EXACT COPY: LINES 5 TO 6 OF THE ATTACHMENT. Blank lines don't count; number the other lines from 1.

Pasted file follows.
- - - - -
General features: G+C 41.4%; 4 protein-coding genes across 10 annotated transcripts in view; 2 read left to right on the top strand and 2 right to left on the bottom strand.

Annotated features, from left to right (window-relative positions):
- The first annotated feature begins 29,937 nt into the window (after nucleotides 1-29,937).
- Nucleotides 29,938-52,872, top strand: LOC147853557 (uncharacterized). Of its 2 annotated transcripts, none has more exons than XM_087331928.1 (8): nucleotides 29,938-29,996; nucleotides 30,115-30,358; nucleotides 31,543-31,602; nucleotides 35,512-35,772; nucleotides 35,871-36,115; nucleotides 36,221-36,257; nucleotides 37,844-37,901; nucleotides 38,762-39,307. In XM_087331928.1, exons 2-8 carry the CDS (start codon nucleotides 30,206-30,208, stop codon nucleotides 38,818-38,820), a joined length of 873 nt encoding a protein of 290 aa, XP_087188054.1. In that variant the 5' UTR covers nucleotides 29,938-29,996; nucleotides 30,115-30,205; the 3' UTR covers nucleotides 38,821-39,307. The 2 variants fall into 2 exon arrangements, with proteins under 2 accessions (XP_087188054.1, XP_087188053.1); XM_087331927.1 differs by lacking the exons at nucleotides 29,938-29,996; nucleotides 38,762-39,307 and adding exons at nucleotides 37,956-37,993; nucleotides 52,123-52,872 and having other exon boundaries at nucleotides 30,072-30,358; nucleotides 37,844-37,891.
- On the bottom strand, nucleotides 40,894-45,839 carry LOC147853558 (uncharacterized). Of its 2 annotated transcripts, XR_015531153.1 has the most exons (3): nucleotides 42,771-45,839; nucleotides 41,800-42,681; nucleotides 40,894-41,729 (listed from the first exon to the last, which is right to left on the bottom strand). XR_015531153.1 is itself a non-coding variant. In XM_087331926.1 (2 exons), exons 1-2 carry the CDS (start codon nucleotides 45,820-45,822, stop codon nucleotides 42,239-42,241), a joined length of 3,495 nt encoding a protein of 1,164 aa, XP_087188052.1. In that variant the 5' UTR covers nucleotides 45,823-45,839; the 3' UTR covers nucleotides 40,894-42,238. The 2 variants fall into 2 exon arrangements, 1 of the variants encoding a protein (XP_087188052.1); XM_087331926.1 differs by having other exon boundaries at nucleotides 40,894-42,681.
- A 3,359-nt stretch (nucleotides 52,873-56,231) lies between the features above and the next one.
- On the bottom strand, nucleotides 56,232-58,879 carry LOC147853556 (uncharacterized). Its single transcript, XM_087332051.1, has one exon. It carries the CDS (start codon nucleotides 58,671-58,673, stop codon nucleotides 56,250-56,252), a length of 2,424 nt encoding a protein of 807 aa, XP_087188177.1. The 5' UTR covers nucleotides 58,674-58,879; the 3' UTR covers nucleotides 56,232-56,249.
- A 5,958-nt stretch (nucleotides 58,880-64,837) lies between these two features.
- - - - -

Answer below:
- On the bottom strand, nucleotides 40,894-45,839 carry LOC147853558 (uncharacterized). Of its 2 annotated transcripts, XR_015531153.1 has the most exons (3): nucleotides 42,771-45,839; nucleotides 41,800-42,681; nucleotides 40,894-41,729 (listed from the first exon to the last, which is right to left on the bottom strand). XR_015531153.1 is itself a non-coding variant. In XM_087331926.1 (2 exons), exons 1-2 carry the CDS (start codon nucleotides 45,820-45,822, stop codon nucleotides 42,239-42,241), a joined length of 3,495 nt encoding a protein of 1,164 aa, XP_087188052.1. In that variant the 5' UTR covers nucleotides 45,823-45,839; the 3' UTR covers nucleotides 40,894-42,238. The 2 variants fall into 2 exon arrangements, 1 of the variants encoding a protein (XP_087188052.1); XM_087331926.1 differs by having other exon boundaries at nucleotides 40,894-42,681.
- A 3,359-nt stretch (nucleotides 52,873-56,231) lies between the features above and the next one.